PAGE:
Yesterday Netflix set out goals to limit the damage it does to the climate by the end of 2022 and wants to reach zero greenhouse gas emissions. To achieve this the plans probably will reduce some of its emissions and find ways to capture the rest.
Netflix says it plans to cut emissions from its operations and use of electricity by 45% by 2030. Eventually, the company will have to increase efforts to prevent pollution generated by producing and streaming its movies and TV shows.
In order to meet its deadline, the company plans to invest in programs that preserve and restore ecosystems that naturally store planet-heating carbon dioxide.
Despite the failure of canceling out companies’ carbon footprints by planting trees and preserving forests, Netflix has decided to take this path.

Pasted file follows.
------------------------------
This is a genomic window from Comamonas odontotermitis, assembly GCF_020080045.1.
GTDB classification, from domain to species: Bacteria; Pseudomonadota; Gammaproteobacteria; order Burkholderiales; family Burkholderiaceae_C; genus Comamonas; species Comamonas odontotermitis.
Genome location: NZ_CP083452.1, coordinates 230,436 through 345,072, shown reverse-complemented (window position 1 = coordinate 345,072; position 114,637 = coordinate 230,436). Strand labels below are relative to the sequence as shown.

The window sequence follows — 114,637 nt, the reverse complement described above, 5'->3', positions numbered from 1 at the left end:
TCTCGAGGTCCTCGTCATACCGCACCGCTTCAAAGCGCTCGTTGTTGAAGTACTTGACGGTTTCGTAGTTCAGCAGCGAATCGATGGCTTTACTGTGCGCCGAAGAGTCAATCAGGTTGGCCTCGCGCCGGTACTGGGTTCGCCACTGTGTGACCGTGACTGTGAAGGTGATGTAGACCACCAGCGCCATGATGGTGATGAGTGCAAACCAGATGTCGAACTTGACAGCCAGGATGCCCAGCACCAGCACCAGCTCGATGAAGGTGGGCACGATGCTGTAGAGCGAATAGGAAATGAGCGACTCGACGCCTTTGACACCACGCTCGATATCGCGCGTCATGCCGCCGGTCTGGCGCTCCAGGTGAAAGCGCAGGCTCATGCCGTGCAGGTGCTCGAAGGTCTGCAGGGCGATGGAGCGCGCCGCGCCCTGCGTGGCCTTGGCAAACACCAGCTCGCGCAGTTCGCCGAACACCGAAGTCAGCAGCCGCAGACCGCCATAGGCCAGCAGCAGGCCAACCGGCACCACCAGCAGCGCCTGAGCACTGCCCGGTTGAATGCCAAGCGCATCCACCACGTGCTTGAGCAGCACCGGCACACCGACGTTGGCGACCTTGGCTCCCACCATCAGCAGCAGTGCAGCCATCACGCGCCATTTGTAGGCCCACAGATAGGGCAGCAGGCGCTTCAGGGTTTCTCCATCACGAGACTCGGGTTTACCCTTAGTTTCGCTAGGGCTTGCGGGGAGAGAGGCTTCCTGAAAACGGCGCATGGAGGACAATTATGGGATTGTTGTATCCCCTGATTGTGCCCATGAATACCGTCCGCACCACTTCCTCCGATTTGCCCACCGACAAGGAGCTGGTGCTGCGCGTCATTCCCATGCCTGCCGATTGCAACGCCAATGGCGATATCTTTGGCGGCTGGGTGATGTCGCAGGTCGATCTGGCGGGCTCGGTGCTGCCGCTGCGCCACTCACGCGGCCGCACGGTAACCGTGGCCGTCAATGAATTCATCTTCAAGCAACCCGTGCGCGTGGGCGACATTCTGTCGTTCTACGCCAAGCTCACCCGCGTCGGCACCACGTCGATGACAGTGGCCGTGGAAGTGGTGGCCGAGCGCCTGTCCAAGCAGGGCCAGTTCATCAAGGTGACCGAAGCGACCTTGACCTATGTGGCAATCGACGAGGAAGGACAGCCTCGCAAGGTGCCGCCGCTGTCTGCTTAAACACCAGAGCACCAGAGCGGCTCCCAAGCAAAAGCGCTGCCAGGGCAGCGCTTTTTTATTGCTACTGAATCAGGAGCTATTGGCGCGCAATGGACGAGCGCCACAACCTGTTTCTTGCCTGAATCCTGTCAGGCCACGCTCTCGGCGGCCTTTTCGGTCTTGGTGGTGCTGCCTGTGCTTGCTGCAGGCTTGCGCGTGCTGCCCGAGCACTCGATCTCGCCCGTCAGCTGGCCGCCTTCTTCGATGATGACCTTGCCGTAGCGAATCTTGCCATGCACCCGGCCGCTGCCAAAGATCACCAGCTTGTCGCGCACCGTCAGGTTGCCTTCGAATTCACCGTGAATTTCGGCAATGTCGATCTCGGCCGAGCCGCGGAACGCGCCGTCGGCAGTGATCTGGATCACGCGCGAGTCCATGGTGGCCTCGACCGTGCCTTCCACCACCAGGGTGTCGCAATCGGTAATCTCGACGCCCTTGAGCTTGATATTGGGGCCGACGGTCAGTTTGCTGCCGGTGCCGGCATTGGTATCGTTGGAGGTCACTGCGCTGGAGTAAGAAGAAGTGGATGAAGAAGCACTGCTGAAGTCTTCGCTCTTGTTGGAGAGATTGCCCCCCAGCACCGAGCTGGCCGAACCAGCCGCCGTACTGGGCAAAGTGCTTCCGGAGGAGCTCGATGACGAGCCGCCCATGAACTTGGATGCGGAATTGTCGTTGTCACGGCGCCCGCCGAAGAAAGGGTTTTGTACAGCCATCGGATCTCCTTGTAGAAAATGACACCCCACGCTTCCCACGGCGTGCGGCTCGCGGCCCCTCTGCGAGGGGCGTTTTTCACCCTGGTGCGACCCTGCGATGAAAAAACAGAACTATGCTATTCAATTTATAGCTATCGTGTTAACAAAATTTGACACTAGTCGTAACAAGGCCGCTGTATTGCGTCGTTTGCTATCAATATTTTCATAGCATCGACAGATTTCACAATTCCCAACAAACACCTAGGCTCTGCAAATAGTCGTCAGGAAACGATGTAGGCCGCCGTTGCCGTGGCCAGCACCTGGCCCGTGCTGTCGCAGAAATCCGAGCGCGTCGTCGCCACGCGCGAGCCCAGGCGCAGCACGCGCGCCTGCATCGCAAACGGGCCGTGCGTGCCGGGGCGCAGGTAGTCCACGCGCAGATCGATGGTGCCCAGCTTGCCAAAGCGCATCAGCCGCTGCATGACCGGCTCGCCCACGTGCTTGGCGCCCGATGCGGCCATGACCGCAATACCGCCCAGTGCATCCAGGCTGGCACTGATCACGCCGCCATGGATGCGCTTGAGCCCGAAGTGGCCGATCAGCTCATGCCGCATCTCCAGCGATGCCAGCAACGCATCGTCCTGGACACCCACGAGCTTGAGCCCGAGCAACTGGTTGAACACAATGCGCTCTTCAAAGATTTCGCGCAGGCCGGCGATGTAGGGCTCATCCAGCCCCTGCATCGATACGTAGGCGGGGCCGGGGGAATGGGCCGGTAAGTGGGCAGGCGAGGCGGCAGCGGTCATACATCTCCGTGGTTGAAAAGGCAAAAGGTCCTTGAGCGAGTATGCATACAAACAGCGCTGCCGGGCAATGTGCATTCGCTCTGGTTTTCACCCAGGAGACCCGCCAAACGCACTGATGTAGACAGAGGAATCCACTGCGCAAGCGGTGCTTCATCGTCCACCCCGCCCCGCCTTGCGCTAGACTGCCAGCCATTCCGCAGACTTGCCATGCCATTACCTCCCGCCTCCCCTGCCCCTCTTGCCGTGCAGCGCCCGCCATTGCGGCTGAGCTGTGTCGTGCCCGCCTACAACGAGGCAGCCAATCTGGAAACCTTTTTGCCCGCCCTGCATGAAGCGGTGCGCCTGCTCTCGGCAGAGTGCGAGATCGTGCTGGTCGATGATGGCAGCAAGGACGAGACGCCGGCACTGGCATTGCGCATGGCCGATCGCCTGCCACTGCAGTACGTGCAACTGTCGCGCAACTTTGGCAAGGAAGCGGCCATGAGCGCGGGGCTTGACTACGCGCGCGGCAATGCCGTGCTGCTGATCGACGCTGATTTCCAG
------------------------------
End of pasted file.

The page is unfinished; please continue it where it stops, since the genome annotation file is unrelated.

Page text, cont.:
The company says it has developed a thorough process to vet this kind of projects which might include visiting the sites in person or monitoring the progress of these projects via satellite.
Netflix disclosed that it generated approximately 1.1 million tons of carbon dioxide last year which is equivalent to yearly emissions from about 240,000 passenger cars. This total emission excludes emissions from the internet infrastructure needed to stream its shows or from devices used to watch the content.
Last year’s emissions are 14% less than 2019 emissions but this is due to the pandemic.
The physical production of content contributed to half the emissions, corporate operation and purchases 45%, and data centers 5%.
To cut its planet-heating, Netflix says it will replace fossil fuels with renewable energy, hire a local crew for filming to avoid pollution from travel, and make production efficient to cut down on the amount of energy it uses.
“The film industry needs a leader when it comes to climate action. Changing the world begins with one company stepping up and inspiring others to join them. I am thrilled at how Netflix is taking on this leadership role,” said Katharine Hayhoe, a climate scientist at Texas Tech University, in a statement on Netflix’s new sustainability goals.